Ashbrow School

Working Together for Children and Families

 Special Educational Needs and Disabilities (SEND)

At Ashbrow School we aim to provide every child with the best education possible.  Our inclusive approach enables children with special Educational needs and/or disability (SEND) to learn with their peers and to access and benefit from, the full range of provision we offer.  We work hard to build good relationships with the parents and carers of all children as well as with the other professionals who may be helping us.  In this way we believe that we can support all children at Ashbrow to achieve their full potential.

Our school's Special Educational Needs Coordinator is Mrs Farrah Holmes.  She can be reached through the school office email address or the school telephone number.

Please see below for some frequently asked questions:


How do I know if my child has special educational needs or disability?

There are four broad areas of need, which are outlined below.  Your child may have needs in one area or more than one area.  The guidance is used to help identify the most suitable provision for each individual child’s needs.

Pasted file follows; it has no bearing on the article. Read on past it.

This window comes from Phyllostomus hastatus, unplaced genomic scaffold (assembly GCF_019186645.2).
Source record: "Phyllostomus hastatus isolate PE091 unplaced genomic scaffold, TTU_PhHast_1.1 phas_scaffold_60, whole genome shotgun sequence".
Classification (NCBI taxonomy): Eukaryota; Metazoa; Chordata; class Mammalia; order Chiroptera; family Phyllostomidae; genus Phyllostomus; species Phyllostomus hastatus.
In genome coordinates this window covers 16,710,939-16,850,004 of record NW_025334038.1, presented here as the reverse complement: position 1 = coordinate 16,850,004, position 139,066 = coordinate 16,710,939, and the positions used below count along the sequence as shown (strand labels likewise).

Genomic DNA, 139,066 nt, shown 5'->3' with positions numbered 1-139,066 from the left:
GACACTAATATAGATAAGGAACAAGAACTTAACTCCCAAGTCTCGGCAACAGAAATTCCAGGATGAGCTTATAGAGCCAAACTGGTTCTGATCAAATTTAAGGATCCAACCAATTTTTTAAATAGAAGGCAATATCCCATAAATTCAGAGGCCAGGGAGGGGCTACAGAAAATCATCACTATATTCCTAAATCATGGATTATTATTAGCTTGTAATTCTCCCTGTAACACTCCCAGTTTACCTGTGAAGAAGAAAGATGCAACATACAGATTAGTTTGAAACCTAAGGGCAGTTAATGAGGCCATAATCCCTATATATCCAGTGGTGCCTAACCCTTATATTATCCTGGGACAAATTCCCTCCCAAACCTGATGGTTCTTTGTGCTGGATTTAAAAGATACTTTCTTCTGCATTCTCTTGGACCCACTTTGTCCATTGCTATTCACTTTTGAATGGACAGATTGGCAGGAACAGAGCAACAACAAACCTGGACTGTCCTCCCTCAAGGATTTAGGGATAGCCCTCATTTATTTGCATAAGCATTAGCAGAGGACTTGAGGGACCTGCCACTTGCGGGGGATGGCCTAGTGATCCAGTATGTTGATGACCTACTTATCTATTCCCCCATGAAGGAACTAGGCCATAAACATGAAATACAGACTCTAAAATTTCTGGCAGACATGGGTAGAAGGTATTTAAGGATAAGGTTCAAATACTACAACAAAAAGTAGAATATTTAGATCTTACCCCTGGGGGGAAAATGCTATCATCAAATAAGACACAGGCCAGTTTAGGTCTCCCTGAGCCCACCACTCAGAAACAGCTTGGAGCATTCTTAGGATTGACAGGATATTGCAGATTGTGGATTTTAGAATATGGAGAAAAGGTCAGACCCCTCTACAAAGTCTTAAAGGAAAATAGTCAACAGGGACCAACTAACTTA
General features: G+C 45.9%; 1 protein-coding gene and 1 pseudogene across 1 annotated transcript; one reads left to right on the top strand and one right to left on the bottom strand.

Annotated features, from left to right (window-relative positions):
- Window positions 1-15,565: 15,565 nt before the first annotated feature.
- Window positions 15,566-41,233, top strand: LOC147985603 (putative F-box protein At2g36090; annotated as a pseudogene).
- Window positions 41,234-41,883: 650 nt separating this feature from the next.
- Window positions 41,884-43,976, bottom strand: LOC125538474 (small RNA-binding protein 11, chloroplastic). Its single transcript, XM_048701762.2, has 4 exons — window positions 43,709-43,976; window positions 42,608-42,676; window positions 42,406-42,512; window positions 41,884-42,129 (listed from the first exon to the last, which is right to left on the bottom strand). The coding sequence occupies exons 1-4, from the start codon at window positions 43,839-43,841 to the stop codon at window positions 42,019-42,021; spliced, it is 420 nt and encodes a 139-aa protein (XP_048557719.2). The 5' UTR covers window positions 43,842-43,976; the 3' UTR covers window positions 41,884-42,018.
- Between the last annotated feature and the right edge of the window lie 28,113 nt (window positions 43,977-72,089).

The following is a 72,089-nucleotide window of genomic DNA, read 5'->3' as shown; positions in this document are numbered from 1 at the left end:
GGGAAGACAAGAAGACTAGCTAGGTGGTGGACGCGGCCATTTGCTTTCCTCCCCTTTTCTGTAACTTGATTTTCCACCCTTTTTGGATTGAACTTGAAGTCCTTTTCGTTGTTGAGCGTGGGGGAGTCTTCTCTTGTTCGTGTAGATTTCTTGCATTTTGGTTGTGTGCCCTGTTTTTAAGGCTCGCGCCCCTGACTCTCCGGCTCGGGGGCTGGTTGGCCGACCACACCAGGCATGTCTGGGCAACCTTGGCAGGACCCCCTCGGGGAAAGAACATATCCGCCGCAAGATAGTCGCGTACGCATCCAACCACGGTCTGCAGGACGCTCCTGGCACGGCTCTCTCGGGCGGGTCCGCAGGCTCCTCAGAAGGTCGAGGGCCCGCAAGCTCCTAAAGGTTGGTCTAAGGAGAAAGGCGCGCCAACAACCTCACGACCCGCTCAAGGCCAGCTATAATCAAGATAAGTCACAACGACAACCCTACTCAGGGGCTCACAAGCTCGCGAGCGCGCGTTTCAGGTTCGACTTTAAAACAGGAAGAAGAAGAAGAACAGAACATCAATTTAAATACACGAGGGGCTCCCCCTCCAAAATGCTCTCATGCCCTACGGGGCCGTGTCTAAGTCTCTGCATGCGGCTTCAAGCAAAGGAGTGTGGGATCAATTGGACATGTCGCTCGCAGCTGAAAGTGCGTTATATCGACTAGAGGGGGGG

Communication and interaction

Children and young people with speech, language and communication needs (SLCN) have difficulty in communicating with others. This may be because they have difficulty saying what they want to, understanding what is being said to them or they do not understand or use social rules of communication. The profile for every child with SLCN is different and their needs may change over time. They may have difficulty with one, some or all of the different aspects of speech, language or social communication at different times of their lives.

Children and young people with Autistic Spectrum Condition, including Asperger’s Syndrome and Autism, are likely to have particular difficulties with social interaction. They may also experience difficulties with language, communication and imagination, which can impact on how they relate to others. 

Cognition and learning